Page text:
Influence of aperture variability on dissolutional growth of fissures in karst formations.
- Permanent Link:
- Influence of aperture variability on dissolutional growth of fissures in karst formations.
- Series Title:
- Water Resources Research
- Hanna, R. Blair
- American Geophysical Union
- Publication Date:
- serial ( sobekcm )
- The influence of aperture variability on dissolutional growth of fissures is investigated on the basis of twoâ€dimensional numerical simulations. The logarithm of the fissure aperture before dissolution begins is modeled as a Gaussian stationary isotropic random field. The initial phase of dissolutional growth is studied up to the time when turbulent flow first occurs at a point within the fissure (the breakthrough time). The breakthrough time in variable aperture fissures is smaller than that in uniform fissures and decreases as the coefficient of variation of the aperture field (Ïƒ/Î¼) increases. In comparing uniform and variable aperture fissures in limestone, the breakthrough time with Ïƒ/Î¼=0.1 is about a factor of 2 smaller than that in a uniform fissure. The breakthrough time is reduced by about an order of magnitude with Ïƒ/Î¼=2.0. The mechanism leading to reduced breakthrough times is the focusing of flow into preferential flow channels which are enlarged at a faster rate than the surrounding regions of slower flow. Dissolution channels are narrower and more tortuous as Ïƒ/Î¼ increases. Investigations of the influence of reaction rate reveal that the influence of aperture variability is more pronounced in rapidly dissolving rock. In uniform fissures in rapidly dissolving minerals, breakthrough times are very long since water becomes saturated with respect to the mineral within a short distance of the entrance to the flow path. However, in variable aperture fissures, breakthrough occurs rapidly because of selective growth along preferential flow channels, which progressively capture larger fractions of the total flow. These results partly explain why conduits develop rapidly in gypsum, although previous oneâ€dimensional studies suggest that conduit growth will not occur.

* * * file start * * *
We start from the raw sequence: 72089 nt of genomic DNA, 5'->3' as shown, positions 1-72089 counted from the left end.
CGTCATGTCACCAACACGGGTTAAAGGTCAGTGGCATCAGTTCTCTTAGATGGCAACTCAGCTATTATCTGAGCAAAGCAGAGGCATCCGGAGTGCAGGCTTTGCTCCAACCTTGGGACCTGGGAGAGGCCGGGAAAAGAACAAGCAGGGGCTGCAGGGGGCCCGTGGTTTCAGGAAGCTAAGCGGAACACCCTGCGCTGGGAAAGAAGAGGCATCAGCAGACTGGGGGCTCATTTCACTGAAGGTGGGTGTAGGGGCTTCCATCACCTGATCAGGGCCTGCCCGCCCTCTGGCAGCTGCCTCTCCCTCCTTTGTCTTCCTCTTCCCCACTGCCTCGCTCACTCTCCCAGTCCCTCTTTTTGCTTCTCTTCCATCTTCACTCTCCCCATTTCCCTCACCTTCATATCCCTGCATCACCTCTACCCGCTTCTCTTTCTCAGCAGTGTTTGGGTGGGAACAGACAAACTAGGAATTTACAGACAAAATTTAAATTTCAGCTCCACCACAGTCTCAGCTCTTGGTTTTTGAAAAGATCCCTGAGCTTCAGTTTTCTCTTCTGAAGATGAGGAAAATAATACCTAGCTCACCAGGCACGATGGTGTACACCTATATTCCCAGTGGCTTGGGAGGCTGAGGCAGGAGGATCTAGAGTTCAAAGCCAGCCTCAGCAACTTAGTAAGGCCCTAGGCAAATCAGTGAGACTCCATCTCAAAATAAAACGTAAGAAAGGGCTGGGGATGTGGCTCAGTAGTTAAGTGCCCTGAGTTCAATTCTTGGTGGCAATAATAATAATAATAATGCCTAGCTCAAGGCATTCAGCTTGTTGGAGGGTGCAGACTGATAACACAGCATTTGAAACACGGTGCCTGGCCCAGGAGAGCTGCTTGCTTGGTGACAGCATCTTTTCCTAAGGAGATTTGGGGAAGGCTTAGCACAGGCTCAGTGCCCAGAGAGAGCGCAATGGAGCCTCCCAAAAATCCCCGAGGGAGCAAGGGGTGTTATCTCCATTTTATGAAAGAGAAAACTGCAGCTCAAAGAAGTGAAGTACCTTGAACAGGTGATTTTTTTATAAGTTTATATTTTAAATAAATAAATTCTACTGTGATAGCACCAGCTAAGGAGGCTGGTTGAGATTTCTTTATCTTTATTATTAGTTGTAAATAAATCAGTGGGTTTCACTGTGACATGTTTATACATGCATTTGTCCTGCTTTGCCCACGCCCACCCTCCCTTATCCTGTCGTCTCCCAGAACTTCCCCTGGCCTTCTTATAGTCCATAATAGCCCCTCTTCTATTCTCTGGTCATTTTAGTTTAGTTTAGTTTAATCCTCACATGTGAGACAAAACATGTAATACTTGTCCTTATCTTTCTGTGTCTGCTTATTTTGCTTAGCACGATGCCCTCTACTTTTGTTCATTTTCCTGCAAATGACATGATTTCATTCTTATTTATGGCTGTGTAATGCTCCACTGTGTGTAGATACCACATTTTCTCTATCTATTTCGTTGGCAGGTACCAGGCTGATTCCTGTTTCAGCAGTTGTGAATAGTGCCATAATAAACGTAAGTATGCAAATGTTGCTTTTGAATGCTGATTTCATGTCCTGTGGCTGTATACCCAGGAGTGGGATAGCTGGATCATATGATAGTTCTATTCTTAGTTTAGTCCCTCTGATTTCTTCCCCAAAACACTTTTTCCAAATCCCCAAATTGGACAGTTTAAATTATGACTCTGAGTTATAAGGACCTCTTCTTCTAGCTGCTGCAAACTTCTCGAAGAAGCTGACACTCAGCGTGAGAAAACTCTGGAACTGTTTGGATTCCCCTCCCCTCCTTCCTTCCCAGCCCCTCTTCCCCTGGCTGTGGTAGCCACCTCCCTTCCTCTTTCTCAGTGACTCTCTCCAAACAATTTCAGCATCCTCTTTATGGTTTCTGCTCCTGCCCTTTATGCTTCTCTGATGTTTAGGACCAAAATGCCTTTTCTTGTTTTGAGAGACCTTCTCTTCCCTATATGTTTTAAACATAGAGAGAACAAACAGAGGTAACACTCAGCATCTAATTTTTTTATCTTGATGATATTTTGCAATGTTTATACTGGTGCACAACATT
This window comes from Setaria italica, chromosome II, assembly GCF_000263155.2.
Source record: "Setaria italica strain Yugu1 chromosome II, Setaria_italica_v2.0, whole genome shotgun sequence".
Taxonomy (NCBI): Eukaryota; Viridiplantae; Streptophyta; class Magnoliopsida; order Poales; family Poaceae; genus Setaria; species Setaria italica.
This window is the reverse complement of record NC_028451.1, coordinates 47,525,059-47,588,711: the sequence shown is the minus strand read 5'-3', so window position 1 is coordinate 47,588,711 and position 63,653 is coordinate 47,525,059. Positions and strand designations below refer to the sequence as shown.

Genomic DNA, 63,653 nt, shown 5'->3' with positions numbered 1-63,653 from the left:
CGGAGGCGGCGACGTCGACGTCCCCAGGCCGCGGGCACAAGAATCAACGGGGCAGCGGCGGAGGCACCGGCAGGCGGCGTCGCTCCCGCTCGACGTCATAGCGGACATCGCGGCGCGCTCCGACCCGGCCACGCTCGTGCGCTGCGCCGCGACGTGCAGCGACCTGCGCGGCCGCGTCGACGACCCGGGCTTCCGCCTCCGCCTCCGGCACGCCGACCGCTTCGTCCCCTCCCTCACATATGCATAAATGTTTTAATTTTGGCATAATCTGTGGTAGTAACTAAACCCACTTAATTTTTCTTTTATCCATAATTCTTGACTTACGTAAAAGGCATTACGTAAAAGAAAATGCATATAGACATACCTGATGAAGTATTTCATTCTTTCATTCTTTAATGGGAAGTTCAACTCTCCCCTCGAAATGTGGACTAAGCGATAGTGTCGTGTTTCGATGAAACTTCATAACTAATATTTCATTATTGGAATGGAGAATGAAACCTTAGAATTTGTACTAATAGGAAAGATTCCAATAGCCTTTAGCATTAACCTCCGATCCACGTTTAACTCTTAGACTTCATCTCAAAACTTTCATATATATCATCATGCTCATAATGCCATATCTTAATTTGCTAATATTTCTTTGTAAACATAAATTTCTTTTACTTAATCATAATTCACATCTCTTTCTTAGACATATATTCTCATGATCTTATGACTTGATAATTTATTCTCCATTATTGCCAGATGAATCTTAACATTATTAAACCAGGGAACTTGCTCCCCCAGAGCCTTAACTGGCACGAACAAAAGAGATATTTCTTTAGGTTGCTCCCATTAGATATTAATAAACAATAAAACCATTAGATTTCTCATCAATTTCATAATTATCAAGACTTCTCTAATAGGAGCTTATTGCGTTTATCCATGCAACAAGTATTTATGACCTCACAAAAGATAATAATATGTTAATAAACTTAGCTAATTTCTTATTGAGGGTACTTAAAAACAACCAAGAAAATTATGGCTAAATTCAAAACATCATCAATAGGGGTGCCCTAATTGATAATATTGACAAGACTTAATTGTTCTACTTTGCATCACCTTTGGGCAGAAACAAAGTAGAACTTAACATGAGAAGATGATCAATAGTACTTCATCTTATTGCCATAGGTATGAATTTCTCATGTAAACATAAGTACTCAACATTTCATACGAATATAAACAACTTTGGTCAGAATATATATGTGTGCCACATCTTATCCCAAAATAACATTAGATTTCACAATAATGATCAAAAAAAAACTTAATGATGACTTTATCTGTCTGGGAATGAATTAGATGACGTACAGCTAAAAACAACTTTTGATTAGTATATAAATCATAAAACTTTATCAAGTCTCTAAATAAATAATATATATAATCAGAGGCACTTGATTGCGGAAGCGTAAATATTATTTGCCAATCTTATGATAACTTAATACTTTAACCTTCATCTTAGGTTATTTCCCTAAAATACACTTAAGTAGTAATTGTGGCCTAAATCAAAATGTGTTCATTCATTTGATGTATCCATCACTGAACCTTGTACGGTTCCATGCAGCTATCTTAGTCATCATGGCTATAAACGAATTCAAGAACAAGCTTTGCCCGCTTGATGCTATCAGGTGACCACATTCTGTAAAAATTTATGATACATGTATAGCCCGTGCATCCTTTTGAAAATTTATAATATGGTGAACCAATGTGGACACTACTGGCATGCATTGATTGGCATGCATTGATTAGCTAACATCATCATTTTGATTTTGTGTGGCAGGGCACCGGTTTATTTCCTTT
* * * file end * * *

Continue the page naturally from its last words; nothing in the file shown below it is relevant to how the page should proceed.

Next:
- Original Version:
- Water Resources Research, Vol. 34, no. 11 (1998-11-01).
- Source Institution:
- University of South Florida Library
- Holding Location:
- University of South Florida
- Rights Management:
- This object is protected by copyright, and is made available here for research and educational purposes. Permission to reuse, publish, or reproduce the object beyond the bounds of Fair Use or other exemptions to copyright law must be obtained from the copyright holder.
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